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Special teams are in need of special attention

By Michael Vega
Globe Staff / November 28, 2010

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WILMINGTON — After the Bruins came up empty on their power play in Friday’s 3-0 loss to the Hurricanes, it was not unexpected to see the team spend a good portion of yesterday’s practice at Ristuccia Arena working to shore up that area before this afternoon’s game in Atlanta.

“We didn’t give them that many chances,’’ said Bruins coach Claude Julien, referring to the three power-play opportunities Boston allowed Carolina. “But whatever they got, they took, you know, and they made it count. And that’s what’s even more disappointing after you see the results of the scoring chances.’’

Part of the reason the Bruins struggled with the man advantage was the goaltending of Carolina’s Cam Ward, who recorded his second career shutout against Boston, turning back all 37 shots he faced, including 12 in a first-period frenzy that included five Grade A chances.

“Again, our penalty kill has been good for us all year, but it definitely wasn’t that [Friday],’’ said Julien, who noted how Boston’s penalty killers had erased 18 previous penalties before giving up a goal to Carolina’s Jeff Skinner with just 16 seconds remaining in the first period. “As disappointing as that was, our power play was even more so.’’

On their first two power-play opportunities, the Bruins failed to get off a single shot against Ward. In all, Boston managed just six power-play shots.

“If you’re not going to score, at least you got to generate something,’’ Julien said. “Special teams definitely has to be better for us, and execution has to definitely be better.’’

Arniel recalled Facing a manpower shortage for today’s game with David Krejci and Jordan Caron home sick with flu-like symptoms, the Bruins called up Jamie Arniel from Providence on an emergency basis before boarding their team flight to Atlanta.

Caron and Krejci sat out yesterday’s practice, as did Marco Sturm, who is recovering from offseason knee surgery and also has flu-like symptoms.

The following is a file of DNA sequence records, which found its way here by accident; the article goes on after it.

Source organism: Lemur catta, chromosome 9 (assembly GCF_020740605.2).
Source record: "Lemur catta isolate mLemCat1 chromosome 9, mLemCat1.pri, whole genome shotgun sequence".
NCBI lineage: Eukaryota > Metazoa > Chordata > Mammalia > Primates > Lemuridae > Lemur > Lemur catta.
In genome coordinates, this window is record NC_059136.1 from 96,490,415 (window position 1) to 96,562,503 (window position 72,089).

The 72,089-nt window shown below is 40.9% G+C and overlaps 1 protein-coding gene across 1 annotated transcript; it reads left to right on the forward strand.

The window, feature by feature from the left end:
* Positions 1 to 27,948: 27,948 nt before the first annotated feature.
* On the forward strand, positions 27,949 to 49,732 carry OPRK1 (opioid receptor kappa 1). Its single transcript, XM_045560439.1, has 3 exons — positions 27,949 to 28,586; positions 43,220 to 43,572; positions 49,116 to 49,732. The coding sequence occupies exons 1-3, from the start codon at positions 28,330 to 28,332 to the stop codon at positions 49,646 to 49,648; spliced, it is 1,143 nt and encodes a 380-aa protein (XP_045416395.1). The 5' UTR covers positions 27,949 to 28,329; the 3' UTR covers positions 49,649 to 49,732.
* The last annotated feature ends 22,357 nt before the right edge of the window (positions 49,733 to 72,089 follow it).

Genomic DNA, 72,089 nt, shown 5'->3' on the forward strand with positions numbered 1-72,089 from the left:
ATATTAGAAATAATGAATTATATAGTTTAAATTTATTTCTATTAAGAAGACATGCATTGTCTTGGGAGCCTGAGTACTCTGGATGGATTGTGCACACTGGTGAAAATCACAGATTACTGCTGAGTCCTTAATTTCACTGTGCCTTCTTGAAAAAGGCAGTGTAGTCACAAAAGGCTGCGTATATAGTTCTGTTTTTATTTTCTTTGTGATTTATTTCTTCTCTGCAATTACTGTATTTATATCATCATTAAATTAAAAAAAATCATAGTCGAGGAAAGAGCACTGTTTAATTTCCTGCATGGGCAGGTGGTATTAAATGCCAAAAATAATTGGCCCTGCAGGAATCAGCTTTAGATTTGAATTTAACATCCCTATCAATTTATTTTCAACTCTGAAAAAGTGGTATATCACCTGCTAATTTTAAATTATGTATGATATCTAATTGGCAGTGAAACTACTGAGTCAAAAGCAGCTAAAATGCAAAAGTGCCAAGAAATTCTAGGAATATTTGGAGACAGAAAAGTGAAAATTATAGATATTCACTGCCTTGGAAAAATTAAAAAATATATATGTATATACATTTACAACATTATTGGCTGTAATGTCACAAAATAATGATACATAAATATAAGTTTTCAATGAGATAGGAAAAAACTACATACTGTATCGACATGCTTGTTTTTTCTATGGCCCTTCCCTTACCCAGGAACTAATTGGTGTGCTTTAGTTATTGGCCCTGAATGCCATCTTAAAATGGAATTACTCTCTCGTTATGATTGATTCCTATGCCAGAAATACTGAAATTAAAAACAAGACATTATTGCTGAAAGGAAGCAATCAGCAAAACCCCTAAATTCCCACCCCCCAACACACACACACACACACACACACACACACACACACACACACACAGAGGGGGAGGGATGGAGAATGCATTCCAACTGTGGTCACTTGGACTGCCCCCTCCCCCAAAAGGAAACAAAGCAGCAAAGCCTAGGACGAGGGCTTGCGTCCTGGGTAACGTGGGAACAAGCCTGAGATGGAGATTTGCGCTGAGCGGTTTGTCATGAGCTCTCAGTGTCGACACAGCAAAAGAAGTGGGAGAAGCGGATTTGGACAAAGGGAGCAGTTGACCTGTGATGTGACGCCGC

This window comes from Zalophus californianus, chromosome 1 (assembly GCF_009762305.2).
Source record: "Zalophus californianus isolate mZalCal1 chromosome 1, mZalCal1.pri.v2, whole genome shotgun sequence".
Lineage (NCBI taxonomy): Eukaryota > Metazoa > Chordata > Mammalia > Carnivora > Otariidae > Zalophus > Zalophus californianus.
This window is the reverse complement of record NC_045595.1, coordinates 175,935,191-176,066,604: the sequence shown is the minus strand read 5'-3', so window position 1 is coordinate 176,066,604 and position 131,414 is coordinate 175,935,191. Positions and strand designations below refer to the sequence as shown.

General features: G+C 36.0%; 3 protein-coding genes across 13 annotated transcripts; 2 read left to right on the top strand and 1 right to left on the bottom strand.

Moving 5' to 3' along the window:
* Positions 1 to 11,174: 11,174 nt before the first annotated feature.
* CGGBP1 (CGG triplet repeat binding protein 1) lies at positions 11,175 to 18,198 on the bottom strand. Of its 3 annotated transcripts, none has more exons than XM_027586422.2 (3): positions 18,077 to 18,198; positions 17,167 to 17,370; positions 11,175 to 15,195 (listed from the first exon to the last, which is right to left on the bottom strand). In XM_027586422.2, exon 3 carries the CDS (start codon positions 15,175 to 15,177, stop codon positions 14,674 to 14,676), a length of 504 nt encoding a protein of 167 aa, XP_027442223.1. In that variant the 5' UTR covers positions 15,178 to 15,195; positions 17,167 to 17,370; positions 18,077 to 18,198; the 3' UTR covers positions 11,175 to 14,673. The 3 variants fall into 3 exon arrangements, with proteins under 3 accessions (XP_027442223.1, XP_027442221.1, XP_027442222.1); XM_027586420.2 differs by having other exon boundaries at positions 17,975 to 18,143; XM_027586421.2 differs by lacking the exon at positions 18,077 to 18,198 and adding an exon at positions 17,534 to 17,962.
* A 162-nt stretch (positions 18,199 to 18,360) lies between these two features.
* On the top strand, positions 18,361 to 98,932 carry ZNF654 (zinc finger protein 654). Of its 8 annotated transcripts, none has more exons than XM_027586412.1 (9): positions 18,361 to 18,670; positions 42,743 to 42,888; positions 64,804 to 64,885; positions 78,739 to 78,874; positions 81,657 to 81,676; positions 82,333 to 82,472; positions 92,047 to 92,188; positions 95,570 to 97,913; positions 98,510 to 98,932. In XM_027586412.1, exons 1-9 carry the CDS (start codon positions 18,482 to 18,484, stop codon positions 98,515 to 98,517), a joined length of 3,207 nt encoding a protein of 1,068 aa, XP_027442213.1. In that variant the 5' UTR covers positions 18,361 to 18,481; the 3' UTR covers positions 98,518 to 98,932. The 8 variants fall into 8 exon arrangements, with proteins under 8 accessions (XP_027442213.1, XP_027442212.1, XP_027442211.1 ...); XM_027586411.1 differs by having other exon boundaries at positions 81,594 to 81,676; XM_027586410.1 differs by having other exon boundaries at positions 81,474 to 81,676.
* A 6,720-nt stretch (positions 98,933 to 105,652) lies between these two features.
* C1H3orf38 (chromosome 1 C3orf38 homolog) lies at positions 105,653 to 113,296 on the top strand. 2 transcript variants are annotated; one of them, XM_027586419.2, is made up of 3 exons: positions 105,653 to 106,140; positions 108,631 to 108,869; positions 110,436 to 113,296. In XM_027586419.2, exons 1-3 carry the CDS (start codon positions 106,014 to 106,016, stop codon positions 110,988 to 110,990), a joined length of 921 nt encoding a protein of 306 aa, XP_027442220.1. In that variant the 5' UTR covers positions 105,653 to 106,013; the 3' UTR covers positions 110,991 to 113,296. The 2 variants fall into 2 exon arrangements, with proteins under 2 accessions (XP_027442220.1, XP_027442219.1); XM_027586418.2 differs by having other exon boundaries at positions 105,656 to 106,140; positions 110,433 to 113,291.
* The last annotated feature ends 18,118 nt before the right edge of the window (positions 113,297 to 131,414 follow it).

Yesterday, Blake Wheeler and Tyler Seguin spent time centering a second line that included Mark Recchi.

Arniel, who leads Providence in scoring and goals (9-7—16 in 19 games), was recalled to Boston for the second time this season. He was a healthy scratch for the Nov. 10 game against the Penguins.

Mirror image In Atlanta, the Bruins will encounter a red-hot Thrashers team that scored a 3-0 shutout over Montreal Friday night for its season-high fourth consecutive victory.

Atlanta outshot the Canadiens, 47-24, including 23-4 in the second period. It was the second-highest shot total for a period in franchise history, behind the 24 Atlanta had against Washington Dec. 16, 2003.

“I think they’re bringing a lot of what we’re all about,’’ said Julien, no doubt referring to the fact that Atlanta’s coach, Craig Ramsay, was an assistant in Boston from 2007-10. “I know that Craig’s gone there, and from what I can see, watching their games, he hasn’t changed much from what we’re doing here.

“I think they’re a team that’s emotionally engaged and they’re working hard. Like I said, half their system is almost identical to ours as far as what they do.

“They’re winning their [puck] battles, they’re winning the races, and it’s the little things that make a difference right now for them.

“They played a real good game [Friday] and, to me, it resembled a lot of ours [vs. the Hurricanes] in the first period, where I thought Montreal played well and they came up with that goal in the last few seconds and then they just took off from there.’’

Michael Vega can be reached at vega@globe.com.

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